The majority contends that "certain negligent acts are alleged against the manufacturer (Frantz Manufacturing Co.) but not against the alleged manufacturer and distributor Blun," but the pleadings do not support this contention. The complaint names two corporate defendants, to wit: Frantz Manufacturing Company (a foreign corporation) and Neal Blun Company (a Chatham County corporation). Then the complaint proceeds to allege that certain negligence was committed by "the corporate defendant," without specifying which corporate defendant, and under our notice pleadings, same must be construed most favorably to the pleader. In paragraph 4 the complaint alleges:
"(4) Said accident was caused by the negligence of the corporate defendant, which negligence consisted, among other things, of the following:
"(a) Failure to warn by statement on the garage door, in any manner, of the danger to be encountered when attempting to close the door.
"(b) Failure to warn that the door is equipped with sharp aluminum strips at the bottom of each panel which closes in an guilotine [sic] like manner as the door is closed from an overhead position.
"(c) Failure to warn that by so closing, the aluminum strips would become a lethal instrument, causing permanent and disabling injury should a finger or hand of a user of said product be caught between the panels.
"(d) Failure to design the garage door in such a manner as to avoid or minimize the extreme risk to users of the door should the aluminum strips attached to each panel come in contact with a part of the body of a user of said product." (Emphasis supplied.)
Thus, it will be seen that four separate acts of negligence are alleged against "Blun" — contrary to the statement set forth in the majority opinion.
If we construed the pleadings most strongly against the pleader under the old system, the majority would be correct, as we would have to construe the pleadings of negligence as being against the manufacturer. But under the rules as to notice pleadings, we cannot construe the pleadings most strongly against the pleader; on the contrary they must be construed most strongly in favor of the pleader. Harper v. DeFrietas, 117 Ga. App. 236-238 (160 S.E.2d 260). The movant went to great lengths in attempting to show Neal Blun Co. was neither agent nor distributor but an independent contractor in this case. The evidence in the affidavits was conflicting; thus I believe the court erred in sustaining the motion for summary judgment. There simply is not enough evidence for us to say, as a matter of law, that no complaint is alleged against the defendant Neal Blun Co. The installer states the door was subsequently purchased from the distributor and installed, "as it came packed from the company equipped with aluminum strips covering the space between the panels." What company? Manufacturer? Distributor? Does it mean "company" in the sense of manufacturer or in the sense of distributor? We cannot say, but must construe it most strongly against the movant, the defendant here. While the plaintiff could have been more specific in her pleadings, nevertheless, under the rule pertaining to notice pleadings she does not have to do any more than name the defendants and state her complaint.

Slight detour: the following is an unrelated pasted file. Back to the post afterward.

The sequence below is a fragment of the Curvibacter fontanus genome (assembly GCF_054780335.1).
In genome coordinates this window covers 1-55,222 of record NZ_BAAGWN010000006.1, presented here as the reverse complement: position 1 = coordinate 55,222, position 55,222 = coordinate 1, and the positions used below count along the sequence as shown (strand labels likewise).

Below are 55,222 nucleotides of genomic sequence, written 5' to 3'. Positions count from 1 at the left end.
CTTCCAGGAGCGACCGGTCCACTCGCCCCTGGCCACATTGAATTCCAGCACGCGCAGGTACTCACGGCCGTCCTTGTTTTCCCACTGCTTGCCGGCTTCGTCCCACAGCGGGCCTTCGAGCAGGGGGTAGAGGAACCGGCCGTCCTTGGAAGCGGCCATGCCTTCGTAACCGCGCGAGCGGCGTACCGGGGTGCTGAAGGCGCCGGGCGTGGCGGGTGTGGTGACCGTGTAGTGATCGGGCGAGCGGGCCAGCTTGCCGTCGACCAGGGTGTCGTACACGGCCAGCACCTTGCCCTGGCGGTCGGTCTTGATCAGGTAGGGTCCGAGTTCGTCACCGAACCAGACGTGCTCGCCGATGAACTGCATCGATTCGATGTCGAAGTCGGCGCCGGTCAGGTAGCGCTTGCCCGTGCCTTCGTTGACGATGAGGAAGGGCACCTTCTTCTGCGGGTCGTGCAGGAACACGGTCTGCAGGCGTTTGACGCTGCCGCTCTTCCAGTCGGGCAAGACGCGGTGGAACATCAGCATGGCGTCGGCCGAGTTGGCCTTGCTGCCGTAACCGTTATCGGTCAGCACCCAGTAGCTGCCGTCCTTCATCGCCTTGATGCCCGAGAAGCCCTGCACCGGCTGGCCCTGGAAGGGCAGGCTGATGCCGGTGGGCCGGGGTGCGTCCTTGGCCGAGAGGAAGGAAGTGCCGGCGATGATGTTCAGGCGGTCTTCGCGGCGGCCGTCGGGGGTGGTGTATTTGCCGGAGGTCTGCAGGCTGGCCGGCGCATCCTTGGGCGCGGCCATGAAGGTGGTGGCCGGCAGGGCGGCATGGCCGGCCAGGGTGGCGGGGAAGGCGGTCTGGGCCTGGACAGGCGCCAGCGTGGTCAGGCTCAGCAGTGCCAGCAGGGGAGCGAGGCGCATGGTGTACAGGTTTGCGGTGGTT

For all the foregoing reasons, I dissent. I would reverse the judgment of the lower court.